This past weekend, in conjunction with the Kentuckiana Cluster in Louisville, Ky., juniors residing in nearly two dozen U.S. states, who had two Open wins (with competition) between January 31, 2012 and January 31, 2013, were eligible to compete in the Midwest Regional Top Junior handler Competition.
Juniors from Alabama, Delaware, Florida, Georgia, Illinois, Indiana, Kentucky, Louisiana, Maryland, Michigan, Mississippi, Missouri, New York, North Carolina, Ohio, Pennsylvania, South Carolina, Tennessee, Texas, Virginia, West Virginia and Wisconsin gathered at the Kentucky Exposition Center for the event.
On the day of the regional, judging was split into three different parts. Two preliminary groups were to be judged by two different judges, Ms. Karan Aurelius and Ms. Jan Swayze-Curry. Eight finalists were chosen from a total of 42 entries, and these were judged later in the day in the Group ring where everyone could cheer on the future of our sport.
Ms. Swayze-Curry continued on to judge the finals and chose Miss Emily Goldstein of North Carolina as her winner! I had a chance to catch up with Emily herself and this is what she had to say about the win:
“I am incredibly thrilled and honored. I have been working really hard with my Beagle, Winston, and it’s a wonderful feeling when your hard work pays off. I am also starting to apply to colleges, and the scholarship will be a great help. It’s fantastic that the Louisville Kennel Club is willing to show so much support for juniors, especially in terms of furthering our education. I am very grateful to them!”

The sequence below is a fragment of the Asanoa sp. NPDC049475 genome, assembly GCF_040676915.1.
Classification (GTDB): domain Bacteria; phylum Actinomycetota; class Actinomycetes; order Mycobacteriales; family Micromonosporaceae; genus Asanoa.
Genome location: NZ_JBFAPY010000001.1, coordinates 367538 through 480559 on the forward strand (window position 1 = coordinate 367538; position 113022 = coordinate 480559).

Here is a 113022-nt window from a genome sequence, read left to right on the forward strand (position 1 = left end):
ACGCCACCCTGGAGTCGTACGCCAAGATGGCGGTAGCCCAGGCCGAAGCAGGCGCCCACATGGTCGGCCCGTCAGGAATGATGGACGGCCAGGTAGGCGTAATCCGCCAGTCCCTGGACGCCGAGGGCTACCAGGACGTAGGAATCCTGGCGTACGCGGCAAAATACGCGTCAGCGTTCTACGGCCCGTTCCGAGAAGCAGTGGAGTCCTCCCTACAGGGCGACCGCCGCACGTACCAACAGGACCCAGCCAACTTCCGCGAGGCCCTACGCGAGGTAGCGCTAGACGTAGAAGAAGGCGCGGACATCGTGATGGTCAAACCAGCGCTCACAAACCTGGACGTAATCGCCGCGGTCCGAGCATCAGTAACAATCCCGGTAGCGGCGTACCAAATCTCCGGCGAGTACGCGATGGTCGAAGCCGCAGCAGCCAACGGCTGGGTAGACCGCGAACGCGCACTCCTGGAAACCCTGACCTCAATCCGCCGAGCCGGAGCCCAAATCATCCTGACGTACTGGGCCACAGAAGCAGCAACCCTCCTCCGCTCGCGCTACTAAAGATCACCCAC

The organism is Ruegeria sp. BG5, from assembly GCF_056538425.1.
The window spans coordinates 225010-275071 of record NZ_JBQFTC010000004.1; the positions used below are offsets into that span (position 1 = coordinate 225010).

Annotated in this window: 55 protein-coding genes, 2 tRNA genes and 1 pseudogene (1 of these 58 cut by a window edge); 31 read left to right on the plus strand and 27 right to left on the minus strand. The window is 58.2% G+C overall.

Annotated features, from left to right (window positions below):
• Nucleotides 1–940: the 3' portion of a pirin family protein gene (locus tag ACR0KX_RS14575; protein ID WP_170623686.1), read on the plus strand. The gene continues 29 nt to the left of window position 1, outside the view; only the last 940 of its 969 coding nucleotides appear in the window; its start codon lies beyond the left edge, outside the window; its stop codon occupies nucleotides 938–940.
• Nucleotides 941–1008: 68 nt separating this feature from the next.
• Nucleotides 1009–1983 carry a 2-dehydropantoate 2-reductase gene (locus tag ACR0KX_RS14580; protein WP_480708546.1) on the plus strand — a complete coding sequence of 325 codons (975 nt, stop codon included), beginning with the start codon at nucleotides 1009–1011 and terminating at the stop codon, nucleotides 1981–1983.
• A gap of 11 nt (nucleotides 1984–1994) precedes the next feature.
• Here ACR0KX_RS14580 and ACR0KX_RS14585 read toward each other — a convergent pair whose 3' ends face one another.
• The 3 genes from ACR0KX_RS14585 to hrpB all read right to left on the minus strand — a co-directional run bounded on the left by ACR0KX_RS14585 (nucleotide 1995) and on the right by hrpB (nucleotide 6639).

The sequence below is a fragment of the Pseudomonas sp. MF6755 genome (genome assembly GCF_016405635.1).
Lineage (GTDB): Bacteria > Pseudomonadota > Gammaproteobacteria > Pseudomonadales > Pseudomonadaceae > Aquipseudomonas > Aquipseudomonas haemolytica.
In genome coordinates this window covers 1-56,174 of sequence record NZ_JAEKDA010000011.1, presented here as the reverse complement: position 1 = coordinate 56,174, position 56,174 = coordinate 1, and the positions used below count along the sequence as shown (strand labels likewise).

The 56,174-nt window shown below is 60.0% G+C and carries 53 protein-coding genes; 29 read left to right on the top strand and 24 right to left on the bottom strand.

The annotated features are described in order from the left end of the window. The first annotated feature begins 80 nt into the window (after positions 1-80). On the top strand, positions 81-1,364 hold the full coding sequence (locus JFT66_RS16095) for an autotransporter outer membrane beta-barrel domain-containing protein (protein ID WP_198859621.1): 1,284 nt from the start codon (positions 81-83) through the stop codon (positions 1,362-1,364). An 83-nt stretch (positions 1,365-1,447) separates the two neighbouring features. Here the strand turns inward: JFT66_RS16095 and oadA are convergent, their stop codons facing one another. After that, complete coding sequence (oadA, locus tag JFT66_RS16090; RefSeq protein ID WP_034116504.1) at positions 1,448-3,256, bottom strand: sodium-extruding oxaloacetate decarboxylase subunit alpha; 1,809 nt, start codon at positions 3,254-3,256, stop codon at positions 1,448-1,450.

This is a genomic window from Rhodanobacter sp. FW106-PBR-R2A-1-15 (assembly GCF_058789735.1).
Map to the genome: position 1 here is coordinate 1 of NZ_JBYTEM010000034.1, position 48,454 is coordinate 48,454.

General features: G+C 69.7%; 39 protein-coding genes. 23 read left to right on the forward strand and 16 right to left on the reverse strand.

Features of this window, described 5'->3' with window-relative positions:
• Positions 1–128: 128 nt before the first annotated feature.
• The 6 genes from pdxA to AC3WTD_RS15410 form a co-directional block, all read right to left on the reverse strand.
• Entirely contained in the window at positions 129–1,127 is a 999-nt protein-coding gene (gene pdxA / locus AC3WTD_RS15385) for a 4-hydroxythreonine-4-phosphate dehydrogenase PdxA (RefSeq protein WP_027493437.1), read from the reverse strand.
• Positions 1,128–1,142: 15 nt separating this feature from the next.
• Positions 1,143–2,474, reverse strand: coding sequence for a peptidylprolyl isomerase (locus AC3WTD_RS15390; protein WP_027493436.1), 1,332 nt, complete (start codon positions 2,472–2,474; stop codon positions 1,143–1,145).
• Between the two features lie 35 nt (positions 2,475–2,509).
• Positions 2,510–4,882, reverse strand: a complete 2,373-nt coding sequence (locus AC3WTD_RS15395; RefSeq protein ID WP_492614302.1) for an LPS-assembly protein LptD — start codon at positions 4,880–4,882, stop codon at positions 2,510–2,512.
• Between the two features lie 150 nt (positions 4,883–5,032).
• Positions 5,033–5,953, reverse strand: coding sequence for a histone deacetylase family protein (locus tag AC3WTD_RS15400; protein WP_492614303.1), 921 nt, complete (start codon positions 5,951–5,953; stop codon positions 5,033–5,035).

This great event can only get better by rewarding talented juniors with scholarships toward their education, and that’s exactly what the cluster did. The Best Kentuckiana Cluster Junior Handler was rewarded with $1,000, and each Award of Merit Junior Handler was awarded a scholarship in the amount of $250.
Ms. Swayze-Curry’s three Award of Merit winners were, in this order, Emma Grayson Echols of Georgia, Kristin Lawless of Kentucky and Devon Kipp of Wisconsin.
Oh, and did I mention that the day before, the AKC and the AKC Registered Handlers invited all children and junior handlers to a FREE handling clinic? How cool is that? The professional handlers worked with the kids to teach them how to best present their dogs in the conformation ring, and even shared some of their “secrets” of dog presentation.
Regional competitions, free clinics and scholarships prove that Dog (Shows) Freakin’ Rule!